The publication USA Today was tracking and regularly updating the number of major league players to test positive , with the number at 97 as of August 5, including 24 players age 30 or older. The list included one free agent - Yasiel Puig. Commissioner Manfred asked teams to tighten enforcement of health and safety protocols, as it had now been amply demonstrated that small breaches could have huge consequences, and that it was far from a certainty that the season could be played to the end. On August 9th, the Indians showed that they were heeding the Commissioner's words when they sent P Zach Plesac home and placed him in isolation for 72 hours for having left the team's hotel in Chicago, IL without authorization. The next day, it was revealed that Mike Clevinger had also violated protocols, and he was placed in quarantine as well. Both pitchers were then sent to the alternative training site as further punishment, with reports emerging that other players on the team were mad at their lack of personal discipline. On August 15th, a player on the Cincinnati Reds tested positive, forcing the postponement of their next two games against the Pittsburgh Pirates. They were originally planning to have these re-scheduled as a doubleheader on August 17th, but MLB instead asked the Reds to remain idle for a few more days to ensure there were no further cases. They were able to resume play with a doubleheader on August 19th. That day, for the first time since the opening week-end, all thirty teams were scheduled to be active, although one rainout prevented a complete slate of games from being played. Then on August 20th, there was another outbreak, when two members of the New York Mets tested positive, forcing some more games to be postponed. Two days later, there was a positive test at the alternative training site of the Houston Astros in Corpus Christi, TX, forcing its temporary shutdown. On August 30th, the Oakland Athletics announced a positive test, the first in the western third of MLB, resulting in the postponement of the game they were scheduled to play against the Astros that day.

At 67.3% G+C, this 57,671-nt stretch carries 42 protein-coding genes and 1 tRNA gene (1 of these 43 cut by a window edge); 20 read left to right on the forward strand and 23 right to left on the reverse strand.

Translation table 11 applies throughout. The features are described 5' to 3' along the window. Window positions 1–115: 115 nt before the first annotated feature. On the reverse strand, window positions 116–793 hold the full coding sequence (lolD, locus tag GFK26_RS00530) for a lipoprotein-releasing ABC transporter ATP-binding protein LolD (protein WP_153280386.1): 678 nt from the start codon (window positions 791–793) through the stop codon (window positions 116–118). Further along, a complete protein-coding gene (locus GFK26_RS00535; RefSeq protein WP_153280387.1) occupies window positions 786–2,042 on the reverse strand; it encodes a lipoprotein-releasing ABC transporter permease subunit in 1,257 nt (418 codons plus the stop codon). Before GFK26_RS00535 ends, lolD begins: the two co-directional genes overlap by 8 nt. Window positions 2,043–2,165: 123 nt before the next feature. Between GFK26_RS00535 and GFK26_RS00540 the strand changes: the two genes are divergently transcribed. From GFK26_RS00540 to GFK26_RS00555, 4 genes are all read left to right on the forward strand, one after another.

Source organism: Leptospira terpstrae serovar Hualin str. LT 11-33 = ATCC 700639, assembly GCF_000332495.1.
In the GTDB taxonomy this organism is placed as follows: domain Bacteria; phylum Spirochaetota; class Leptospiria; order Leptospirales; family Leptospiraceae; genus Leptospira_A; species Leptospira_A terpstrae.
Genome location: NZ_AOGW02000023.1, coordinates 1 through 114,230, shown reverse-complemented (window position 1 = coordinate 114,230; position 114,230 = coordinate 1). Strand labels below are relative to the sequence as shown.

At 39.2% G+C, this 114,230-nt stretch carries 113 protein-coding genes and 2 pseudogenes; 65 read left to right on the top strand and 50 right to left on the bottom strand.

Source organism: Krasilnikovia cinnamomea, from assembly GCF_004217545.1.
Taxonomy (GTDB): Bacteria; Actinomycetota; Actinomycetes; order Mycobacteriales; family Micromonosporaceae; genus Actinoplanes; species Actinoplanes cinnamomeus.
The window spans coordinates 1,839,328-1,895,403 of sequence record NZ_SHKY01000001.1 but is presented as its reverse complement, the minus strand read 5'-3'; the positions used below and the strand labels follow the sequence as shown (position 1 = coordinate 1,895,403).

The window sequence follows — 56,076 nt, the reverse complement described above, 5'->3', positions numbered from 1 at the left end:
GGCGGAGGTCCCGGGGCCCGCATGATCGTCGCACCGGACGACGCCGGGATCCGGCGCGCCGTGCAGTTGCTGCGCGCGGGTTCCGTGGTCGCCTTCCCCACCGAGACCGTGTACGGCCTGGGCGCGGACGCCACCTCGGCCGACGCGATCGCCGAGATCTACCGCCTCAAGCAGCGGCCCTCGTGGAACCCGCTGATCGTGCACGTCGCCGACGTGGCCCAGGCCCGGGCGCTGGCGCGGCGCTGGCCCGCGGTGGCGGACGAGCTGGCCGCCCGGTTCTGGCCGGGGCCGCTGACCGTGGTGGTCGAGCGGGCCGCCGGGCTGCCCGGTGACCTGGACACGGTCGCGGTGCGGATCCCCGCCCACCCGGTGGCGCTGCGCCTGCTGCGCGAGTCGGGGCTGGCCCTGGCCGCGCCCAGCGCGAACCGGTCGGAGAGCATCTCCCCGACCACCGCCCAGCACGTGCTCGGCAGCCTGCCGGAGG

With rates rising again in South Korea, the KBO went back to fan-less ball games. Cuba, meanwhile, announced the Serie Nacional would begin in mid-September, a fairly normal starting date. At the end of the month, Hall of Fame pitcher Tom Seaver (already struggling with Lewy-body dementia) died of complications from COVID secondary to his dementia.